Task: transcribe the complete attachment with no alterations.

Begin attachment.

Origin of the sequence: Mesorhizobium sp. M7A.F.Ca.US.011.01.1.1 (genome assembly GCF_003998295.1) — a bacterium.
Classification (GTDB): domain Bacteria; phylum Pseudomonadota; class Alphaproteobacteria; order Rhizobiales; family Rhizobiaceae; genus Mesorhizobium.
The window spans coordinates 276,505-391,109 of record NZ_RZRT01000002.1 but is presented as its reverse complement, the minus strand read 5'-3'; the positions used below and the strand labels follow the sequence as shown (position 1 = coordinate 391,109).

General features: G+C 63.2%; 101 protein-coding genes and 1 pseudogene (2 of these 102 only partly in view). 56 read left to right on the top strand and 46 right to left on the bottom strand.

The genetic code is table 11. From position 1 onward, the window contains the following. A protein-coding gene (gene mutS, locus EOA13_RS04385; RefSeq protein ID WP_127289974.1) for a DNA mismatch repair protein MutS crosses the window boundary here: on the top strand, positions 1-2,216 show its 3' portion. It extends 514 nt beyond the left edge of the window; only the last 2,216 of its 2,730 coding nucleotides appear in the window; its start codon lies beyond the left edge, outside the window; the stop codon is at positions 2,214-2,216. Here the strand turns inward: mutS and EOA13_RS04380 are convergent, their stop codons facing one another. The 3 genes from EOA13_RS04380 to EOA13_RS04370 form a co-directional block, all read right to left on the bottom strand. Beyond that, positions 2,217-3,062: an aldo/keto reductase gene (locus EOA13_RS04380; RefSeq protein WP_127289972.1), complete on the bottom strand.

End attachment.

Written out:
Origin of the sequence: Mesorhizobium sp. M7A.F.Ca.US.011.01.1.1 (genome assembly GCF_003998295.1) — a bacterium.
Classification (GTDB): domain Bacteria; phylum Pseudomonadota; class Alphaproteobacteria; order Rhizobiales; family Rhizobiaceae; genus Mesorhizobium.
The window spans coordinates 276,505-391,109 of record NZ_RZRT01000002.1 but is presented as its reverse complement, the minus strand read 5'-3'; the positions used below and the strand labels follow the sequence as shown (position 1 = coordinate 391,109).

General features: G+C 63.2%; 101 protein-coding genes and 1 pseudogene (2 of these 102 only partly in view). 56 read left to right on the top strand and 46 right to left on the bottom strand.

The genetic code is table 11. From position 1 onward, the window contains the following. A protein-coding gene (gene mutS, locus EOA13_RS04385; RefSeq protein ID WP_127289974.1) for a DNA mismatch repair protein MutS crosses the window boundary here: on the top strand, positions 1-2,216 show its 3' portion. It extends 514 nt beyond the left edge of the window; only the last 2,216 of its 2,730 coding nucleotides appear in the window; its start codon lies beyond the left edge, outside the window; the stop codon is at positions 2,214-2,216. Here the strand turns inward: mutS and EOA13_RS04380 are convergent, their stop codons facing one another. The 3 genes from EOA13_RS04380 to EOA13_RS04370 form a co-directional block, all read right to left on the bottom strand. Beyond that, positions 2,217-3,062: an aldo/keto reductase gene (locus EOA13_RS04380; RefSeq protein WP_127289972.1), complete on the bottom strand.